Fig.1 Statistical Highlights for 2nd Quarter2013 to APWG. Source: [5]


        The Definition of phishing is not consistent as phishing problem is broad and discusses about various scenarios .For example, according to PhishTank:

        Phishing is a fraudulent attempt, normally made through email, to steal your personal information

        But this definition limits the phishing attacks as it is not only concerned with stealing the personal information. For example, a message can tempt the victim to install a script which would in turn transfer the money to the attacker's account, without the need to steal the personal information.

        Another definition is provided by Colin Whittaker e. al.[6]:

        We define a phishing page as any web page that, without permission, alleges to act on behalf of a third party with the intention of confusing viewers into performing an action with which the viewer would only trust a true agent of the third party


        An e-mail campaign is a unique e-mail sent out to multiple number of users, redirecting them to a specific phishing web site .

        Fig.2 Statistical Highlights for 2nd Quarter2013 to APWG.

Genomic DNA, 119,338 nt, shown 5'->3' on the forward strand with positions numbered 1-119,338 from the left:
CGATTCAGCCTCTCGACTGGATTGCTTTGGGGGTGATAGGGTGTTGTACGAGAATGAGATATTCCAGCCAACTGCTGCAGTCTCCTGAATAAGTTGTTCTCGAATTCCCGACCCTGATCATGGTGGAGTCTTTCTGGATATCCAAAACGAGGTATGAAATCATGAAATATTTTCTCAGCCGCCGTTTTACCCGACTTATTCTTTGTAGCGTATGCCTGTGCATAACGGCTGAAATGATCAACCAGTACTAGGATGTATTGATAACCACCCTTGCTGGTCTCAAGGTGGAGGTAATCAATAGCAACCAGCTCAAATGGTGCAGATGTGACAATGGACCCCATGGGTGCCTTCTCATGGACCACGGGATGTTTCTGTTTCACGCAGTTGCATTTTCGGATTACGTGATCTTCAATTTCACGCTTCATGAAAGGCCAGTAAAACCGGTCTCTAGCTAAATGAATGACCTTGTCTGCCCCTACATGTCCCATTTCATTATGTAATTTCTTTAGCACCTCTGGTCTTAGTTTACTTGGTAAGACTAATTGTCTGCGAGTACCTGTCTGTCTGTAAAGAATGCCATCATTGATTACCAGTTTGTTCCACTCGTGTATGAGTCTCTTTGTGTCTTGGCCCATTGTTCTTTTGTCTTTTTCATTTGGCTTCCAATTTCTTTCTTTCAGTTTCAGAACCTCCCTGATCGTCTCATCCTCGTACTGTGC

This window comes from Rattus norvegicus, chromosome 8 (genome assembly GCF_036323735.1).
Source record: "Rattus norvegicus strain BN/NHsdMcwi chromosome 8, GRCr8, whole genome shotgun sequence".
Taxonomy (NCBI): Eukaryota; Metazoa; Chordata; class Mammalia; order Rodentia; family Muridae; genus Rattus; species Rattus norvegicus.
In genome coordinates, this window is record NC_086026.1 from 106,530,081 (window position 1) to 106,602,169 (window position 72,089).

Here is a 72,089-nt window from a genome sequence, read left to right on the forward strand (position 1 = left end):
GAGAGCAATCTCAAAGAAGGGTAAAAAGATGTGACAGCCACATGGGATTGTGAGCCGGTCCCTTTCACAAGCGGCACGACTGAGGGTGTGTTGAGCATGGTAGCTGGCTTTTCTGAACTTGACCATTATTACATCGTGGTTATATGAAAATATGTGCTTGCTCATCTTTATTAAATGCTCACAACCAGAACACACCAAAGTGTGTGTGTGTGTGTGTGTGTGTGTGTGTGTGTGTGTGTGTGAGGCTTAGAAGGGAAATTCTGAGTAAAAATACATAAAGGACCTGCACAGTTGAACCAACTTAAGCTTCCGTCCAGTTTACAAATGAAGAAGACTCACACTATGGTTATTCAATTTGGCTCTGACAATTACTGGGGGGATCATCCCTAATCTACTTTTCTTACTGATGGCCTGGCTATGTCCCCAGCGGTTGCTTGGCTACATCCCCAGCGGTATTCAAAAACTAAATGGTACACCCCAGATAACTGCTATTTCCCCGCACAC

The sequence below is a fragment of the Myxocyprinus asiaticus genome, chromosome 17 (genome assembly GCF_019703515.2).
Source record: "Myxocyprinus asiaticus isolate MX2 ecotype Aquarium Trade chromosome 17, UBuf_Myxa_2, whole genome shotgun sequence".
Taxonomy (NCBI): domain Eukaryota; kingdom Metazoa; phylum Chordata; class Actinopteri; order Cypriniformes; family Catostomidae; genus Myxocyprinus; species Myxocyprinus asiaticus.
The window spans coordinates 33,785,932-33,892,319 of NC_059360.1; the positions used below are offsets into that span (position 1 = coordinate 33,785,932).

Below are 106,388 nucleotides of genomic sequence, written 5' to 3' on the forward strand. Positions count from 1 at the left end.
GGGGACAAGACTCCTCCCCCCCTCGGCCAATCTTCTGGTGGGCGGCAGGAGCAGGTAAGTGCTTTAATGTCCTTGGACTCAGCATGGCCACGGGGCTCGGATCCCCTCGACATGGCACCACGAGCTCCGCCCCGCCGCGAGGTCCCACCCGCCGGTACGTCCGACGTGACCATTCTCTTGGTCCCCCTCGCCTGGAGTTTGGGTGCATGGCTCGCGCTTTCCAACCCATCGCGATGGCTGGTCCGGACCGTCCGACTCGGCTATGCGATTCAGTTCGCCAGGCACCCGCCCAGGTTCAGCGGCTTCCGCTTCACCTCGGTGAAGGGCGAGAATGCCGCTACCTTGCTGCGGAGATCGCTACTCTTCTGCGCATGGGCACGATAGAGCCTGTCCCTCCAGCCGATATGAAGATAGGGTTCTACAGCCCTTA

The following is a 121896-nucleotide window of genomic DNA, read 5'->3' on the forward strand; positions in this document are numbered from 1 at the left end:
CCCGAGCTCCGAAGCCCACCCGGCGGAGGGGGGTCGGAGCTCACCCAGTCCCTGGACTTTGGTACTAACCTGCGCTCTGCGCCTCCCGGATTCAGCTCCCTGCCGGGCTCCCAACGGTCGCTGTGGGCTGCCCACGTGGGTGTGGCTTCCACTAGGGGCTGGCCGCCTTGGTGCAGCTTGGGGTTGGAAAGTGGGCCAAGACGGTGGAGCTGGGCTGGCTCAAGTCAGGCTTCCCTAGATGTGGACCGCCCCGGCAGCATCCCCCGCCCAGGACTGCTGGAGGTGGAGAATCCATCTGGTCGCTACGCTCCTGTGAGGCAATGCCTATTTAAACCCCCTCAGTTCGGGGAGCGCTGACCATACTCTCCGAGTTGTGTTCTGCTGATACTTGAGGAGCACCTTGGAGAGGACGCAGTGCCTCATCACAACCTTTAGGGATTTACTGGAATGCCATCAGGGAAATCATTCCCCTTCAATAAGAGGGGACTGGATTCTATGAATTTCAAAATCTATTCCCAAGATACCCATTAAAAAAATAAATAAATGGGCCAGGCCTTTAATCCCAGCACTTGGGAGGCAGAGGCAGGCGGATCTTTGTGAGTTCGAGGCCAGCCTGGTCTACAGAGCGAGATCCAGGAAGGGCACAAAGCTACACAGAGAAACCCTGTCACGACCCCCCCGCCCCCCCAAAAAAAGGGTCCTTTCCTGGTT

Source: [5]

        Whenever a phishing campaign is started (e.g. by sending phishing emails to users), the first security measure is to detect the campaign. The detection techniques are large enough and could involve techniques used by service providers to detect the attacks, user awareness programs, and end-user client software classification.

        Fig.3 The life-cycle of phishing campaigns from the perspective of anti- phishing techniques. Source :[7]

        The ability of detecting phishing campaigns can be enhanced more whenever a phishing campaign is detected through learning from such experience. For example, by learning from previous phishing campaigns, it is possible to improve the detection of future phishing campaigns. Such learning can be performed by either a software, or human observer(who is well-known about identifying phishing campaign).

        Once the phishing campaign is detected actions like offensive defense, correction and prevention can be applied. However, if the phishing campaign is not detected , then none

        of the above actions can be applied. This focuses on the importance of the detection phase.


        The detection solutions of phished emails can be basically classified into two types: